How water damage can ruin a vehicle

Flooding from natural disasters such as hurricanes and severe thunderstorms can dump a lot of rain on an area in a short amount of time, producing floodwaters. Not only can flooding displace people from their homes, but it can also destroy billions of dollars worth of property, including cars and other types of vehicles. 

A car that has been fully submerged in water is generally considered to be a total loss. However, not all flood damage ends up totaling a car. Despite regulations and rules concerning the sale of cars damaged by water, many of them end up on a dealership’s lot. The original owner or dealership may attempt to hide the damage by doctoring the title, a practice known as “title washing”, or not reporting the damage to the insurer. 

Consumers have a right to know whether there are any existing defects to the car they’re planning to purchase. A dealership must disclose if a car has water damage from being in a flood or from a significant water incursion while driving in the rain, even if there are no visibly obvious signs that the car has water damage.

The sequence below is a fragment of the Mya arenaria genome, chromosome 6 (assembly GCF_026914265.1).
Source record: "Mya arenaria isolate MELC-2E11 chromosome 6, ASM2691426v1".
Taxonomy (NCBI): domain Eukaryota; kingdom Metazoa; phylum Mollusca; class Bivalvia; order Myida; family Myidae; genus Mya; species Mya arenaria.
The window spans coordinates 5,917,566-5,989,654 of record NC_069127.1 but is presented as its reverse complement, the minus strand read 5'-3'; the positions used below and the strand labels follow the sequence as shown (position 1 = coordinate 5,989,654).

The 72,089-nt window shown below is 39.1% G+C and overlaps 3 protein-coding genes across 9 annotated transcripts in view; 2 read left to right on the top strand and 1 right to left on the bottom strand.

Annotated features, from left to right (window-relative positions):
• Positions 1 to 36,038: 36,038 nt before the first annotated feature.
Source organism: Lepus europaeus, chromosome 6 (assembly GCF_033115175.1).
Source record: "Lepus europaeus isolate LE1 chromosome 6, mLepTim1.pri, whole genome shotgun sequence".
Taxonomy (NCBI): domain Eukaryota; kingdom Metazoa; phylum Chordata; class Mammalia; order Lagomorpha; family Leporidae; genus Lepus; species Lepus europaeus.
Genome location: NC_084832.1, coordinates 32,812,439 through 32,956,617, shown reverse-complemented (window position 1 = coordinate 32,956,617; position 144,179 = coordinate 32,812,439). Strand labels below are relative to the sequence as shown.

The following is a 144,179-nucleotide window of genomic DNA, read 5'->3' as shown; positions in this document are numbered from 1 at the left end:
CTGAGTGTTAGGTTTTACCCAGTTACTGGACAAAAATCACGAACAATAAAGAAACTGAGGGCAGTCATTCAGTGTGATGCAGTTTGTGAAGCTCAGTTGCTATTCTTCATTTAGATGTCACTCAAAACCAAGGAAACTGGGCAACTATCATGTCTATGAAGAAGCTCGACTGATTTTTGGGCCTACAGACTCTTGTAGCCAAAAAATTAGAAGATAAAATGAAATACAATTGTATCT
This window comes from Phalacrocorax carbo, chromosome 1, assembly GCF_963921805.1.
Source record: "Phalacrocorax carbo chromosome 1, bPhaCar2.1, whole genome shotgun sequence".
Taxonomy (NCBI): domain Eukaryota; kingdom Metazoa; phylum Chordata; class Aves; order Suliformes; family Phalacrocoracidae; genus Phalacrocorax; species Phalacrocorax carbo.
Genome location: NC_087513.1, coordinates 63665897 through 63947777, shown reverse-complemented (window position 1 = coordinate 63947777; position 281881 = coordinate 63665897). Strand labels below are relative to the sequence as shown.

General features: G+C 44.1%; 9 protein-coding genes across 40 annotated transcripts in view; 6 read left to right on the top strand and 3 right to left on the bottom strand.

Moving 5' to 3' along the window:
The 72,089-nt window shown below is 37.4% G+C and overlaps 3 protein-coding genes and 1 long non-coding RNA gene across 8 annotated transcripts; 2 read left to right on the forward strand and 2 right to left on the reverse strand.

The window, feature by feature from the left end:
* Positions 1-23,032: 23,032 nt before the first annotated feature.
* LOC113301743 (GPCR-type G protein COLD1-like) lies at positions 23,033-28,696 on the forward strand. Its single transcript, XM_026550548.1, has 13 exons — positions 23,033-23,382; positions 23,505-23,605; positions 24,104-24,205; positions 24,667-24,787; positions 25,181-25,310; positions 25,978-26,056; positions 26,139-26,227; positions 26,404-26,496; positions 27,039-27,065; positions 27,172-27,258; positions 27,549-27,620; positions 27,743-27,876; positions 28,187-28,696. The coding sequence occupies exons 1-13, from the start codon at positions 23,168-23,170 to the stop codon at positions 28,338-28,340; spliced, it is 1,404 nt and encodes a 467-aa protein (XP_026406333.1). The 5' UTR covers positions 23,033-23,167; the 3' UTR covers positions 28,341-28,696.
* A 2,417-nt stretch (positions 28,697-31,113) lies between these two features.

Unfortunately, there are unscrupulous individuals who cover it up. The result? An unsuspecting individual shopping for a used car could end up purchasing a water damaged car and have issues with it down the road.

The problem with water…

Water damage to a vehicle can take many forms. If the car’s carpeting, carpet mats, upholstery, and other types of absorbent material have been soaked in water, it can result in the growth of mold. Getting mold out of a car, especially if the cushions and carpeting are affected, can be a frustrating and expensive process. If mold remediation is not done or isn’t successful, the mold can lead to health issues. 

When water, especially saltwater, comes into contact with a car’s metal surfaces, rust can develop affecting the frame, steering and suspension components, brake parts, bolts and screws, brackets and clips. As the rust continues to develop, it can threaten the structural integrity of the vehicle, resulting in potential safety issues.

Furthermore, the electrical systems in a car are highly susceptible to water damage, which can potentially affect the high-tech systems responsible for maximizing a car’s fuel efficiency and tracking the performance of its safety-critical systems. Not only would it be very costly to repair damaged electronics in a car, but it could compromise the safety of the car as well.

Did you find out about the water damage AFTER you bought the car?

If you bought a car with water damage, a dealer should have had you sign paperwork with disclosures concerning the car’s history with respect to flood damage. If the dealer didn’t tell you about the damage or have you sign disclosure documents, you can sue the dealership for auto fraud to get your money back. 

At Brennan Law, our primary goal is to help you determine whether you have been a victim of auto fraud, and if so, take the necessary legal action to resolve the situation.

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